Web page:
Brasilia, March 3 (IANS) The Brazilian government and mining firm Samarco have signed a billion-dollar agreement providing indemnification for last year’s toxic dam spill.
As part of the deal signed on Wednesday, the company commits to pay an initial settlement of 4.4 billion reais ($1 billion) over the next three years, which will be used to clean up the Doce river and pay compensation to families of the victims and local businesses, Xinhua news agency reported.
The spill, considered the worst environmental disaster in Brazil’s history, occurred on November 5, 2015, when a dam burst in Minas Gerais state, unleashing a flood of polluted water and arsenic-laced mud into the river.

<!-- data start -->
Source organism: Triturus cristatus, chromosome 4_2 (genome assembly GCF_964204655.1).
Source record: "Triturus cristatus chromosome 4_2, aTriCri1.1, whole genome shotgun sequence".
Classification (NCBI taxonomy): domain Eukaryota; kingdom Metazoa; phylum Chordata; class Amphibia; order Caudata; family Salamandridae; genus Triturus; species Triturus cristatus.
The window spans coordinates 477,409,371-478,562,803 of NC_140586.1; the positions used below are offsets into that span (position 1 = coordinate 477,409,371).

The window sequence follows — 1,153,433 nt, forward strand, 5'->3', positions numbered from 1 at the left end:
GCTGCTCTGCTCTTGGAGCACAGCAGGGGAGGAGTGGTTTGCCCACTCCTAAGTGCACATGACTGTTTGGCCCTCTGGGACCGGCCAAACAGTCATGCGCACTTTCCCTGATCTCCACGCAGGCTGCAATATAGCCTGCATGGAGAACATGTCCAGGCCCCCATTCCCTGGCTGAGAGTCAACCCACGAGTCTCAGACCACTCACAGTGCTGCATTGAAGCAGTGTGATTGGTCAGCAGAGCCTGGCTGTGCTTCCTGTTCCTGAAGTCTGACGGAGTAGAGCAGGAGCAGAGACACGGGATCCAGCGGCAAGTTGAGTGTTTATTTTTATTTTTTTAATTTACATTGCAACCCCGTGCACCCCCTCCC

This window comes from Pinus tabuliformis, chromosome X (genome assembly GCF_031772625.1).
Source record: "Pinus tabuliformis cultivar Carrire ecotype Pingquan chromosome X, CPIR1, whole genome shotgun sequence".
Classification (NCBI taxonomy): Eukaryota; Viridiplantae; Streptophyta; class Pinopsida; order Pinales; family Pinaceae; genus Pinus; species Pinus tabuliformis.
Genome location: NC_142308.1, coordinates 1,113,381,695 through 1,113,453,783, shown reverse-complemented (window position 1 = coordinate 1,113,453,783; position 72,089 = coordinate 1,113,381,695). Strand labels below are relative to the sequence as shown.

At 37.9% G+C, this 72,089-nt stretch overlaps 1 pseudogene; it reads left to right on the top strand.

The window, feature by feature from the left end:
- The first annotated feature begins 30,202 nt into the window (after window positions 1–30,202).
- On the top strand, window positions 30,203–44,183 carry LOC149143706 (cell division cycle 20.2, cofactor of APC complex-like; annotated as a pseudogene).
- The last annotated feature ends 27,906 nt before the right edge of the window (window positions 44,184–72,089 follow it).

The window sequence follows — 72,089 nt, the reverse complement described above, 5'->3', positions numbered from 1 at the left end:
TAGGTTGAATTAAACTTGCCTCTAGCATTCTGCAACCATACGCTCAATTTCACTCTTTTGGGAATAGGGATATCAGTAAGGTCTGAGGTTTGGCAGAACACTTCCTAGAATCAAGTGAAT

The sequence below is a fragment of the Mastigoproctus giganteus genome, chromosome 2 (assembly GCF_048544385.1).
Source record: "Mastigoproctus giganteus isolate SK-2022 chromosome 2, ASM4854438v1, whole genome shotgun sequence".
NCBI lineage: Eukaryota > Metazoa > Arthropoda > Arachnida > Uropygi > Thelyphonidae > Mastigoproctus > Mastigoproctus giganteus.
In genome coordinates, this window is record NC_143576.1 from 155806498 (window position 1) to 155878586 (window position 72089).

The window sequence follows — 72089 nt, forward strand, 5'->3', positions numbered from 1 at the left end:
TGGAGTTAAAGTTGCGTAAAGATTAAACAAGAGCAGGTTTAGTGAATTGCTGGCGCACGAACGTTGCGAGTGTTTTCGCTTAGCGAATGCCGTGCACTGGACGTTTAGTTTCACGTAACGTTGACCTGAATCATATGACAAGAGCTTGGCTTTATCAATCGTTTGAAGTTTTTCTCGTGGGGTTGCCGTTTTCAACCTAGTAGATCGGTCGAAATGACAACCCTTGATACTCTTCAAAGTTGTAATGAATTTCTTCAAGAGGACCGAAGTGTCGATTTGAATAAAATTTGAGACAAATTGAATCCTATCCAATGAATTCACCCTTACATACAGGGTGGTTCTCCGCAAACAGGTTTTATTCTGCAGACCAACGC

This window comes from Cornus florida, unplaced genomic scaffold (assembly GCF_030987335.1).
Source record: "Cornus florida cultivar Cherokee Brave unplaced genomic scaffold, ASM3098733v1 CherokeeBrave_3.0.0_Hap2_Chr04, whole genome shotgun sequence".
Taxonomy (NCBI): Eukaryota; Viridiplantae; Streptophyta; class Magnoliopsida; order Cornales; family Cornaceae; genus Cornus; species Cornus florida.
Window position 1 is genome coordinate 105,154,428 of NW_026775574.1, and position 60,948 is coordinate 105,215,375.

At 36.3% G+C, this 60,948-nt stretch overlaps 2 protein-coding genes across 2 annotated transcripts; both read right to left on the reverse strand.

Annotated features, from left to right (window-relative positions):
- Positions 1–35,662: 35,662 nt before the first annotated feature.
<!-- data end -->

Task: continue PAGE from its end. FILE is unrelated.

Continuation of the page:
A village was destoryed, 17 people were killed, while two remain missing, and the spill continues to pose a rsk as the pollution seeps into the Atlantic Ocean.
The agreement was signed by the federal government, the affected states of Minas Gerais and Espirito Santo, and by corporate shareholders of Samarco, and its joint owners Vale and BHP Billiton, which have to guarantee the payments if Samarco fails to do so.
Brazil’s President Dilma Rousseff presided over the signing of the agreement. Rousseff said the clean-up effort would begin immediately, and a long-term recovery plan would be put in effect.